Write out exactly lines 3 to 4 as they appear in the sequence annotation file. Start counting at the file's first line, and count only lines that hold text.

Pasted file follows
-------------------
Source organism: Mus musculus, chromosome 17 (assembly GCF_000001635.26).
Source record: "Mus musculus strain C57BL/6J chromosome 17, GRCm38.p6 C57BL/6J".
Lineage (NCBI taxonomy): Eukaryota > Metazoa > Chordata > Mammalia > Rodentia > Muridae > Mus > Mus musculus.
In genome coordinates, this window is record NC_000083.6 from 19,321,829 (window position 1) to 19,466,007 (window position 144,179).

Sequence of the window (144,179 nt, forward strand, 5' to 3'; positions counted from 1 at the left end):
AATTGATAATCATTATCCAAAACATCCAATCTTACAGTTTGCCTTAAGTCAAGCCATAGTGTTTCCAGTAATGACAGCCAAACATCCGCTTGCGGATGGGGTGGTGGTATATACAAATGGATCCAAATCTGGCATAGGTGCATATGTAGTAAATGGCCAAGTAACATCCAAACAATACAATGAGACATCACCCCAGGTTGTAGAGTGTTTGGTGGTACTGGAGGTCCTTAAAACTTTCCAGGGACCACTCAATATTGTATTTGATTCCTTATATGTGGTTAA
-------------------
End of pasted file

Lineage (NCBI taxonomy): Eukaryota > Metazoa > Chordata > Mammalia > Rodentia > Muridae > Mus > Mus musculus.
In genome coordinates, this window is record NC_000083.6 from 19,321,829 (window position 1) to 19,466,007 (window position 144,179).